The report looked at three categories of electricity provided to users: baseload power, which is produced by plants that generate electricity throughout the day; peaking power, which is produced by plants providing electricity only during times of heaviest demand, such as the hottest periods on summer days; and cycling power, which is produced by plants providing power for uses that are between peaking and baseload demand.
The group projects a need for 3,220 megawatts of additional resources by 2012, of which 1,290 megawatts is for baseload power, 600 megawatts is for peaking power and 1,330 megawatts is for cycling power. An Indiana utility, Duke Energy, recently received regulatory commission approval to construct a new $2 billion electric power plant near Edwardsport, while another has proposed purchasing two non-utility generators, or so-called merchant plants, which are built and operated by independent sources instead of utility companies.
Combined, these facilities would add about 1,500 megawatts, meeting about half of the needed additional resources projected for 2012. The added electricity from those facilities was not included in the report because the proposals were still pending before the state when the report was prepared, Gotham said.
"Also, most of the capacity from two wind farms under development in Benton County was not included since only a small portion of their output is contractually obligated to Indiana utilities," he said.
Clean-air standards from the U.S. Environmental Protection Agency will require Indiana utilities to increase the amount of equipment for reducing sulfur dioxide, mercury and nitrogen oxide emissions from coal-burning power plants.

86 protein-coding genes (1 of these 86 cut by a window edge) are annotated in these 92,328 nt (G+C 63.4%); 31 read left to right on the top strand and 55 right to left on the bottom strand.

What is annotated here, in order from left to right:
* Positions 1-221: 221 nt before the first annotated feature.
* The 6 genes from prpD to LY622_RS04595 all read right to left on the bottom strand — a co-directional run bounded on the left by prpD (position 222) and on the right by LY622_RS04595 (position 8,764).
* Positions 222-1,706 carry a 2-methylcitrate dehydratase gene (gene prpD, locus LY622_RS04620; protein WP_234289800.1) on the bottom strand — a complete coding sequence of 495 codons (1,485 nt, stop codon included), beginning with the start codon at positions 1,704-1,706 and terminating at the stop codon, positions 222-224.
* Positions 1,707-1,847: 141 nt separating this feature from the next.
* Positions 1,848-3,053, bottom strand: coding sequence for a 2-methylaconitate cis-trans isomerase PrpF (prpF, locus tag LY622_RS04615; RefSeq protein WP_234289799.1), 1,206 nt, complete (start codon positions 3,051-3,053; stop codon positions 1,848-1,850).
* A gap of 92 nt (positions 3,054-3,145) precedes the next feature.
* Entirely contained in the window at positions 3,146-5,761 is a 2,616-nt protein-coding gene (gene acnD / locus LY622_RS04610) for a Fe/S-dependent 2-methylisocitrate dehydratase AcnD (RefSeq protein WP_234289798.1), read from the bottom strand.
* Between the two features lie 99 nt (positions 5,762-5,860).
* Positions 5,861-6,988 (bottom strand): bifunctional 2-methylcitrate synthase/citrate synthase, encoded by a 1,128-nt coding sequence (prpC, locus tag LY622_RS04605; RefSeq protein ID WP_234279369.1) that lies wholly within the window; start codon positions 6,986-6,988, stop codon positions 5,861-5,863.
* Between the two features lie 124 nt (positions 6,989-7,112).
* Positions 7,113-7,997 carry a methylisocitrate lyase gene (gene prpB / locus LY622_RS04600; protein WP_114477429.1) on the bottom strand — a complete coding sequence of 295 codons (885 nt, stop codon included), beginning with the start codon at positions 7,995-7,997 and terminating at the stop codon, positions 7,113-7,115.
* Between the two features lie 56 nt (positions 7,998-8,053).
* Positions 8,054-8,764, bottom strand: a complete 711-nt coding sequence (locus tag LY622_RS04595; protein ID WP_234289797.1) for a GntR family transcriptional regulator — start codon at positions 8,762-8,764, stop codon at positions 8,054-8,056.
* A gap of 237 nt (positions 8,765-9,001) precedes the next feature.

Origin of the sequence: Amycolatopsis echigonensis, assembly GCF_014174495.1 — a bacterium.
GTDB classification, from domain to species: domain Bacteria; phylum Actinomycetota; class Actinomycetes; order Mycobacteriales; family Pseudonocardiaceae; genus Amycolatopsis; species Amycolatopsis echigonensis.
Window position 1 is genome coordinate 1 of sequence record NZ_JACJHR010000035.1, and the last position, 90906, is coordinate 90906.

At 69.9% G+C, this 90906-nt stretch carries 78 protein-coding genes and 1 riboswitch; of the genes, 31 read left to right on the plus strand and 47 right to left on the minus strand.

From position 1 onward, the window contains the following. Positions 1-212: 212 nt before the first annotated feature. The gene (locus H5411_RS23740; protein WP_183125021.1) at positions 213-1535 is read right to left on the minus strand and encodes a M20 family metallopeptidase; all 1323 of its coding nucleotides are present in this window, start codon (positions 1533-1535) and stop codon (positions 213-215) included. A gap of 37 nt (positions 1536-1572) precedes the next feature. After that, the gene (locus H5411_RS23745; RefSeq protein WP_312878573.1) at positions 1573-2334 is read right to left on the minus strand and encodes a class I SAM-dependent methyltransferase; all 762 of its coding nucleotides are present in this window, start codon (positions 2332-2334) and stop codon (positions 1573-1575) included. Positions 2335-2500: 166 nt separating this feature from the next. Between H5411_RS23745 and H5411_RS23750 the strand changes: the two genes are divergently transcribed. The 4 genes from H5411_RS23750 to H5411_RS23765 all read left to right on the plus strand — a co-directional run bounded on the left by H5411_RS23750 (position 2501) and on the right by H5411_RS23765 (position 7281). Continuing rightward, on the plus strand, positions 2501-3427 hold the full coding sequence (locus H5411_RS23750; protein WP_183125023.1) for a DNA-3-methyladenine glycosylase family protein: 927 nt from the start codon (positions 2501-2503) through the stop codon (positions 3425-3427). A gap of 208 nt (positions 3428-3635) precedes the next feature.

The new environmental rules will likely hit Indiana harder than some other states because of its heavy reliance on coal for energy, Gotham said.
More than 94 percent of the electricity generated in the state is from coal-fired power plants. As of 2006, Indiana ranked fourth in the United States in the amount of nitrogen oxides emitted annually and third in sulfur dioxide.
The more stringent emissions requirements are contained in two new rules from the EPA. The Clean Air Interstate Rule mandates reductions in nitrogen oxides in 2009 and sulfur dioxide in 2010. The rule's second phase of reductions starts in 2015 for both nitrogen oxides and sulfur dioxides.
The Clean Air Mercury Rule is projected to reduce mercury emissions from power plants by about 70 percent by 2018. The same pollution-control equipment installed for sulfur dioxide and nitrogen oxides also will reduce mercury emissions, but further measures will be needed eventually to entirely meet the mandated mercury reductions.
"So phase one of the mercury rule, which goes into effect in 2010, does not require additional pollution controls," Gotham said. "But phase two, which goes into effect in 2018, will require steps to specifically remove mercury from emissions."
Sulfur dioxide and nitrogen oxides cause acid rain. Nitrogen oxides also react with other compounds and sunlight to form ozone, which is hazardous to people and plant life. The new EPA rule calls for reducing sulfur dioxide and nitrogen oxide emissions by about 56 percent and 68 percent, respectively.
Mercury contained in coal is released into the atmosphere when coal is burned. Airborne mercury is deposited on the Earth's surface and collects in waterways. Microorganisms convert mercury into a highly toxic form, called methylmercury, which moves up the food chain and builds up in the tissues of certain types of fish and shellfish.
The Purdue-based group prepares the reports about every two years to predict Indiana's future electricity requirements and the need for new generating capacity. The previous report was released in 2005.
A copy of the report is available on the Internet at http://www.purdue.edu/dp/energy/SUFG/
The forecasting group does not make recommendations. The studies are done in accordance with a state law enacted in 1985 to provide the state regulatory commission with an impartial projection of electricity consumption and peak demand. That information is used in determining whether the need exists for additional power plants. This is the 11th full report compiled by the group.
The forecasting group is housed within Purdue's Energy Center, which is part of the university's Discovery Park.
Source: Purdue University